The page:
What you should know about the Shellshock bug
What is Shellshock?
Shellshock (also known as Bashdoor) is a software bug discovered by Stéphane Chazelas on September 12, 20014 that affects the Unix Bash shell. Unix Bash shell is the common command-line shell that is actively used in Linux/UNIX OS, Apple Mac OS X (since 10.3), and BSD. It is used to control specific programs.
By September 25, 2014 botnets based on computers affected with the Shellshock bug were being used by cyber attackers to perform denial-of-service attacks and vulnerability scans. Millions of attacks and probes associated with the bug were recorded by security companies and vendors. The bug could potentially be used to compromise millions of servers and other systems and is said to be much worse and more easily exploited than the Heartbleed bug in its severity.
According to experts, the most vulnerable to Shellshock are OSX, Linux, iOS, Android, and Windows Operating Systems, as well as general systems running Internet servers and users of public wi-fi points.Once exploited, the targeted system can be introduced to several types of cyber threats including self-replicating worms. It may also help attackers initiate technical modifications on the infected system and allow them to access, observe, collect, and destroy a users personal information.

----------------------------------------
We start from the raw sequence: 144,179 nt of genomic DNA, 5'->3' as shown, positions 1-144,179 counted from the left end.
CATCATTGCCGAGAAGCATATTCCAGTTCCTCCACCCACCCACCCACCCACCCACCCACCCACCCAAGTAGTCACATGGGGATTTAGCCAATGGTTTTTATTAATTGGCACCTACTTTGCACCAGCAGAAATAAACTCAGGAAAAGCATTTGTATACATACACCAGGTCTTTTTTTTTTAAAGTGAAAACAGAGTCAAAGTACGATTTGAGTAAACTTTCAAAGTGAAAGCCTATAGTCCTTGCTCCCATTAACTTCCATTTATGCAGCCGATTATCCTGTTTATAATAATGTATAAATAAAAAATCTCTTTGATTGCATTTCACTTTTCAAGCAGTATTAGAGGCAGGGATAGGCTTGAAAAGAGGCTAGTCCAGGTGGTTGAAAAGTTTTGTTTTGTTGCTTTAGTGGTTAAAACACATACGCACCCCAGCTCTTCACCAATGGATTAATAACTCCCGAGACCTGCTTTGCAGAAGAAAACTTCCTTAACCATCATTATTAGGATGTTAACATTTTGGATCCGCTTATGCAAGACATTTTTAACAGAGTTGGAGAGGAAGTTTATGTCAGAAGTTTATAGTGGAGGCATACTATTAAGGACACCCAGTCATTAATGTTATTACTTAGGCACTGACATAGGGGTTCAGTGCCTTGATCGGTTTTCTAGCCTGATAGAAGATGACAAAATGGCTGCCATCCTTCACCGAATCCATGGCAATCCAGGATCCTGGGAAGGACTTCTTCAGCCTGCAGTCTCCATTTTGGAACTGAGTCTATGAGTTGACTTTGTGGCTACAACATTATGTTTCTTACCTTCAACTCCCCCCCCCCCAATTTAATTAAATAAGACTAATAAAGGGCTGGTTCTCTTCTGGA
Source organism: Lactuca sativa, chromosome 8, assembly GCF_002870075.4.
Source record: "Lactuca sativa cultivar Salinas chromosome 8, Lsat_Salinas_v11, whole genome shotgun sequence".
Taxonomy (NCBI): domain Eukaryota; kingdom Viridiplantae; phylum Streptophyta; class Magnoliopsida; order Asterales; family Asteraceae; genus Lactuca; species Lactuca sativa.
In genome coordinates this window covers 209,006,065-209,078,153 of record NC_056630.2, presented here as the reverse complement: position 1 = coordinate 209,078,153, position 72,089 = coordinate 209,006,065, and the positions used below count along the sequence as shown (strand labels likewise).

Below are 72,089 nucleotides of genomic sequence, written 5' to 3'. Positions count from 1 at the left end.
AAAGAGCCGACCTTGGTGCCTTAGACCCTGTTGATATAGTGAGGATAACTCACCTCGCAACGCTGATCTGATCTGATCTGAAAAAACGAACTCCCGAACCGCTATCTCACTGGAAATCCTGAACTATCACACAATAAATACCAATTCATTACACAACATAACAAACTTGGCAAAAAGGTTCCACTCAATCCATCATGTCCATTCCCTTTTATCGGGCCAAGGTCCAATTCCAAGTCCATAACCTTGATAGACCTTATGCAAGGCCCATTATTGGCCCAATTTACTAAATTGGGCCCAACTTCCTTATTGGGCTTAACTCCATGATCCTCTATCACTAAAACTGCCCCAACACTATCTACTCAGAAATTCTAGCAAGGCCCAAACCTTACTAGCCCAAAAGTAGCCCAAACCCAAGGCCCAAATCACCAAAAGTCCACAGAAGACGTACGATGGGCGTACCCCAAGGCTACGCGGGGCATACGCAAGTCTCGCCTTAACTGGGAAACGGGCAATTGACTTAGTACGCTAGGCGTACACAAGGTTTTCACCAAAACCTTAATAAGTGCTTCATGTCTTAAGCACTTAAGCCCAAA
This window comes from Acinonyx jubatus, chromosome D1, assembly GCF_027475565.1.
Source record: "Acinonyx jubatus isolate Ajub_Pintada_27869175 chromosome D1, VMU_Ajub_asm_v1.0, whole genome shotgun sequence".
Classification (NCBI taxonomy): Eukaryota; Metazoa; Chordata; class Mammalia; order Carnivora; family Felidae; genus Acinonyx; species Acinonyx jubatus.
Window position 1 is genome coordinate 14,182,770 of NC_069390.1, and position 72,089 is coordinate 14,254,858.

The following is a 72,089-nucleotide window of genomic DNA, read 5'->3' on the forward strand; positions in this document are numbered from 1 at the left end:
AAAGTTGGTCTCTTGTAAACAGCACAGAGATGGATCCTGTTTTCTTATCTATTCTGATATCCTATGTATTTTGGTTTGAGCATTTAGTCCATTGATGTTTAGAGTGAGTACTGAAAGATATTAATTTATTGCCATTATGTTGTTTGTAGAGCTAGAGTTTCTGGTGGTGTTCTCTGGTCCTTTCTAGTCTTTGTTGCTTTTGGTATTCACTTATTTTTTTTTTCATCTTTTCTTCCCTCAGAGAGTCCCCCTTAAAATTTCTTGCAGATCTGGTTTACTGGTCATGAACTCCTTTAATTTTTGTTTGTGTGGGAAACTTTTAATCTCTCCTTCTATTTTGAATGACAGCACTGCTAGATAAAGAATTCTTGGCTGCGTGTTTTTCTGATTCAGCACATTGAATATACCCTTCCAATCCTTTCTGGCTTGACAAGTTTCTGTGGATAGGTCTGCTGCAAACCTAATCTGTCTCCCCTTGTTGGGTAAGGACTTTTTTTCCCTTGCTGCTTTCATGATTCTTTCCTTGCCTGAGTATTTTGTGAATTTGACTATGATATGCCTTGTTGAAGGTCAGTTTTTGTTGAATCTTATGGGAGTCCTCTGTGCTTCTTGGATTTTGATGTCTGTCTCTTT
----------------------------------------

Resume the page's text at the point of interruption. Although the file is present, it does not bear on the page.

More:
Fortunately, there are many developers, publishers, and security experts creating easy patches for the shellshock bug. According to the latest news, security experts at Linux have recently managed to develop a Shellshock fix and in addition, Apple has also issued an update for this vulnerability. However, at first the Apple fix was not reliable against Mountain Lion 10.8. Security experts were able to identify this hiccup with Mountain Lion 10.8 a bash check tool and have reported it across various networks and have said ” it seems that the updated version of bash may still be vulnerable to CVE-2014-7186.”